As a dedicated, sometimes even astute (hopefully) observer of Israel and America’s relations and politics, I pride myself on some farsighted observations throughout the years of writing this blog. And yet, I didn’t see this one coming. Had you told me last year that in the space of a little over six months both Trump and Netanyahu would be gone, no longer in power, I would’ve found it hard to believe. But here we are, with the most surprising development of the two being the fall of the house of ‘King Bibi,’ after more than twelve years as Israel’s Prime Minister.

I’m in good company, not seeing it coming, though I gave it some 25% possibility before the elections. But let me tell you: On the first day after the latest flare-up between Israel and Hamas had ended, I listened to my favorite Israeli political observer talking about the possibility of a new government being formed. Here is what he said, more or less: “The only question is whether Yair Lapid (head of Yesh Atid, who had the mandate from President Rivlin to form a new coalition, H.D.), would hand the president his mandate now, saying he’d failed to form a coalition, or he’ll wait the 14 days left for him and then give it back without any positive results.”

Well, you know the outcome. Bucking all predictions and expectations, Yair Lapid was able to go back to the president before the hour struck midnight and tell him that he had succeeded, where others had failed. He, and not the current Prime Minister Naftali Bennett is the true, and first good man of this semi-political revolution. He started during the elections, when he directed his campaign, and asked his supporters too, not to attack the parties to his left, Labor and Meretz, since he wanted them to be able to enter the new Knesset. What a noble act. And he reaped the rewards, since they joined his coalition.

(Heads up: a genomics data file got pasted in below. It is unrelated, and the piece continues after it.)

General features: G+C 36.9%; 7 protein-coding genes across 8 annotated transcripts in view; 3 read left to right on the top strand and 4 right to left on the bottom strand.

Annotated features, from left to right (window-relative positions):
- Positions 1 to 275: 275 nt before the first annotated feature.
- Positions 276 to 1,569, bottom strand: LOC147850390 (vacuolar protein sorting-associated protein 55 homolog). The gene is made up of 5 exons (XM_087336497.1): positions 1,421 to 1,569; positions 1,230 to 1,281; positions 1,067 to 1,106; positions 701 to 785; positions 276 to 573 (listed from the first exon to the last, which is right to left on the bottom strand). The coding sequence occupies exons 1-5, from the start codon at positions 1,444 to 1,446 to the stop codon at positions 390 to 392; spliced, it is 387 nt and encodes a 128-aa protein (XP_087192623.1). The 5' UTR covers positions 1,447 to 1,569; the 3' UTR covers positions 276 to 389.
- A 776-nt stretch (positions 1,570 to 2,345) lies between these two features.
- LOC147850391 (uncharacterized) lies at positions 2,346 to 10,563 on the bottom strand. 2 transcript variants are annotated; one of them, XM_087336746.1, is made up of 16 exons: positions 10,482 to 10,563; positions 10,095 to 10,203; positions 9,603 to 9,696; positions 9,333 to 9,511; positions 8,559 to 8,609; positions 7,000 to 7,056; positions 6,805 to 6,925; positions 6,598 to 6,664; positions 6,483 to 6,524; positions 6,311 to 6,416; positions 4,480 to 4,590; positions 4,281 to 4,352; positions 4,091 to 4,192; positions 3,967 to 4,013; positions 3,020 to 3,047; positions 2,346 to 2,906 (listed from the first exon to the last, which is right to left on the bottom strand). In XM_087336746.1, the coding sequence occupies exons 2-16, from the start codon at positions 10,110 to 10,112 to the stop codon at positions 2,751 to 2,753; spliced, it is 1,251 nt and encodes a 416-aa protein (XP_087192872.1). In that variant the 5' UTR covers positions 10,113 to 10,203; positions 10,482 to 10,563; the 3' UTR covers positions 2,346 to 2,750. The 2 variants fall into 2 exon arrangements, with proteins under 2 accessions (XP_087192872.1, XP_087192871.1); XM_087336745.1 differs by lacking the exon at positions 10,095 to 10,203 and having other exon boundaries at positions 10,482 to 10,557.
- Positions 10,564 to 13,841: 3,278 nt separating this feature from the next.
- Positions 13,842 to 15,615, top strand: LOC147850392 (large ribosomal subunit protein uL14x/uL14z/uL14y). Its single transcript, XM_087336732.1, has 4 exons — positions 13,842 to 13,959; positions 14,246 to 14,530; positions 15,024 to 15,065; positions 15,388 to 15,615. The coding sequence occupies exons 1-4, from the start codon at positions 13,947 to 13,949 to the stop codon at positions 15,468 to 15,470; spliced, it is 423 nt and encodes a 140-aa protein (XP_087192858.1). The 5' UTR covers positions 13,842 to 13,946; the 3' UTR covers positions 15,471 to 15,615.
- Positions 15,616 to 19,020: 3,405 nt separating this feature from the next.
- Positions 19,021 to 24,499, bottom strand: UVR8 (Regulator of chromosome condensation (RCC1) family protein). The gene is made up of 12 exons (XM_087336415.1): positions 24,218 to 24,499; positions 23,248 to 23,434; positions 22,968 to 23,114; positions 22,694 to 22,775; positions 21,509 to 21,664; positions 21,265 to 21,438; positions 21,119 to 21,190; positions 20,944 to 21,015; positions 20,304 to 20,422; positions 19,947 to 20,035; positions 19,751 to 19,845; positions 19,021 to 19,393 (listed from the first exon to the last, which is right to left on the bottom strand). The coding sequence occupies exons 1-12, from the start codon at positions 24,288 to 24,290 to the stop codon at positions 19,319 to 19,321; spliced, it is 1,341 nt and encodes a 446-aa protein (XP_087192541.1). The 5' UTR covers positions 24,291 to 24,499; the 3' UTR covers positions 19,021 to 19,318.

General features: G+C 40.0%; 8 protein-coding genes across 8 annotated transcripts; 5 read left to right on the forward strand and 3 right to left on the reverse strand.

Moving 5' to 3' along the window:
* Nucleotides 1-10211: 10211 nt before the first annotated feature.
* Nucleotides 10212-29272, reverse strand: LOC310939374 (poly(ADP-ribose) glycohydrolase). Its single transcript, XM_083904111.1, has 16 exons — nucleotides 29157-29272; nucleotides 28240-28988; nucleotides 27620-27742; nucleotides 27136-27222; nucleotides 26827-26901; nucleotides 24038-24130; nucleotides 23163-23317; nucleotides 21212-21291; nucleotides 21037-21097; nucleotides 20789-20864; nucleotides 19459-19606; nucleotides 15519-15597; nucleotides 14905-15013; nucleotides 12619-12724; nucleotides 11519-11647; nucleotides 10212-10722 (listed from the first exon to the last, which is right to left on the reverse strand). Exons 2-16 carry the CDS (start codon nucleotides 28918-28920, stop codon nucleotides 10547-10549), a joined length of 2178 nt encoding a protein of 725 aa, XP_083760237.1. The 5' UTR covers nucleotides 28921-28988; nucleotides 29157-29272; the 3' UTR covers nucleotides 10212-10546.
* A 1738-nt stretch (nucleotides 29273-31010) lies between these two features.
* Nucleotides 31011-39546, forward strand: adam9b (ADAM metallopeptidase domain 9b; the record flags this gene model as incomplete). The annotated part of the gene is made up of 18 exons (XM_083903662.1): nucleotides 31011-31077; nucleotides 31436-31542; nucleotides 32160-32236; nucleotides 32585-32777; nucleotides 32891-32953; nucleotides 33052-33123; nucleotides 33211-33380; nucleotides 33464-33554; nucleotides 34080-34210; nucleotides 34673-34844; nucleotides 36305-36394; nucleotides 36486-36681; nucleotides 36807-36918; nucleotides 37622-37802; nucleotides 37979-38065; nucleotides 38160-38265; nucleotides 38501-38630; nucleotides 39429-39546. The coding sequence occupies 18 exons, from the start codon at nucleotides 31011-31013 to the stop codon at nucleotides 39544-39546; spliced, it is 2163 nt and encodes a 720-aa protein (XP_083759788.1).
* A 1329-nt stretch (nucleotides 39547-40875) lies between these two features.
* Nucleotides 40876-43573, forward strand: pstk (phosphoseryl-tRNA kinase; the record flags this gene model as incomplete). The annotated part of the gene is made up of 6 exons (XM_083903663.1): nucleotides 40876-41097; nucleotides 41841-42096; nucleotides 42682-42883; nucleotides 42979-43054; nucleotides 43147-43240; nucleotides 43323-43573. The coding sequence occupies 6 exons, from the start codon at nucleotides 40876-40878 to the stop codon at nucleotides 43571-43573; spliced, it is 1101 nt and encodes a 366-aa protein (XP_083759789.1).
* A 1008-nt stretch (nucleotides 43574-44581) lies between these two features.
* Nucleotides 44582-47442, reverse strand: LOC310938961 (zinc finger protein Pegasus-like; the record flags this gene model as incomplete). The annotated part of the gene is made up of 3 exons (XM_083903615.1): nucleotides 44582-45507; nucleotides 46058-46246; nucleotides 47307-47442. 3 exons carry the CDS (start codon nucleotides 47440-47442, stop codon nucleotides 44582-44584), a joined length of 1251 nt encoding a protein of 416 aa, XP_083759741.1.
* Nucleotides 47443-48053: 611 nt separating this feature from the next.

His second noble, and novel idea was to put aside his ego, and though he is the leader of the largest party in this coalition with 17 members in the new Knesset, he offered to hand over the premiership to Bennett for the first two years, even though Bennett has only six MKs in his party. Unheard off. And that despite Bennett declaring during the latest war with Hamas in Gaza that coalition talks with Lapid are practically dead, as far as he was concerned. And yet Lapid was able to pull him in yet again, and together with seven other parties—among them an Arab Party—to form a governing coalition. What a miracle: putting your ambitions aside for the sake of what’s best for the country and its shaking democracy.

Before moving on to the next ‘good man’ on my list, let me return to America and to the much welcomed, disgraced as it were, fall of former President Trump. Unlike other observers I read, and also what seems to be the common belief among the public at large, it was not the constitution that had saved American democracy from collapsing (though it was very close to it). It was a few good men and women who stepped up to the plate and defended the constitution, the rule of law, and the integrity of the elections. I won’t name them here (you probably heard of them plenty), but when push came to shove they—most of them Republican officials—stood by the walls of the castle and defended our fragile democracy.